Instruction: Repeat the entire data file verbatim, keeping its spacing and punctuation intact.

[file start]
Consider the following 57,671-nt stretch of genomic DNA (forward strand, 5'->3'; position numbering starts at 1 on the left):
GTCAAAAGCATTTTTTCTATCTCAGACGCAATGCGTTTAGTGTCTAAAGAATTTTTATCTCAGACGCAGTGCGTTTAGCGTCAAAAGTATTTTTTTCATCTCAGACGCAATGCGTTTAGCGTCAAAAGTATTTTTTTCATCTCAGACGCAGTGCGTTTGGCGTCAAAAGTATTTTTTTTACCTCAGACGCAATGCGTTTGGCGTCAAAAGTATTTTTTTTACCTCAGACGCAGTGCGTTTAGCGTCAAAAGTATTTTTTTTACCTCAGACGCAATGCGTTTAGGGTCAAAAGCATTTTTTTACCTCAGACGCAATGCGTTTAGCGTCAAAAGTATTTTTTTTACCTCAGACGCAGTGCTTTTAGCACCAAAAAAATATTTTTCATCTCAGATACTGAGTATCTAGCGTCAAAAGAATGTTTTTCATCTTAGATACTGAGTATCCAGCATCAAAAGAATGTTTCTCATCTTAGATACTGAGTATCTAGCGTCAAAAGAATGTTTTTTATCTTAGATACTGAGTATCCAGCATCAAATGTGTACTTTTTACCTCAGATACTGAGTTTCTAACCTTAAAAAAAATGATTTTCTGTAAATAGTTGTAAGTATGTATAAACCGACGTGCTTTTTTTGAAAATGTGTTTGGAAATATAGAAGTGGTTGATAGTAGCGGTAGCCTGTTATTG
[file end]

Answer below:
Consider the following 57,671-nt stretch of genomic DNA (forward strand, 5'->3'; position numbering starts at 1 on the left):
GTCAAAAGCATTTTTTCTATCTCAGACGCAATGCGTTTAGTGTCTAAAGAATTTTTATCTCAGACGCAGTGCGTTTAGCGTCAAAAGTATTTTTTTCATCTCAGACGCAATGCGTTTAGCGTCAAAAGTATTTTTTTCATCTCAGACGCAGTGCGTTTGGCGTCAAAAGTATTTTTTTTACCTCAGACGCAATGCGTTTGGCGTCAAAAGTATTTTTTTTACCTCAGACGCAGTGCGTTTAGCGTCAAAAGTATTTTTTTTACCTCAGACGCAATGCGTTTAGGGTCAAAAGCATTTTTTTACCTCAGACGCAATGCGTTTAGCGTCAAAAGTATTTTTTTTACCTCAGACGCAGTGCTTTTAGCACCAAAAAAATATTTTTCATCTCAGATACTGAGTATCTAGCGTCAAAAGAATGTTTTTCATCTTAGATACTGAGTATCCAGCATCAAAAGAATGTTTCTCATCTTAGATACTGAGTATCTAGCGTCAAAAGAATGTTTTTTATCTTAGATACTGAGTATCCAGCATCAAATGTGTACTTTTTACCTCAGATACTGAGTTTCTAACCTTAAAAAAAATGATTTTCTGTAAATAGTTGTAAGTATGTATAAACCGACGTGCTTTTTTTGAAAATGTGTTTGGAAATATAGAAGTGGTTGATAGTAGCGGTAGCCTGTTATTG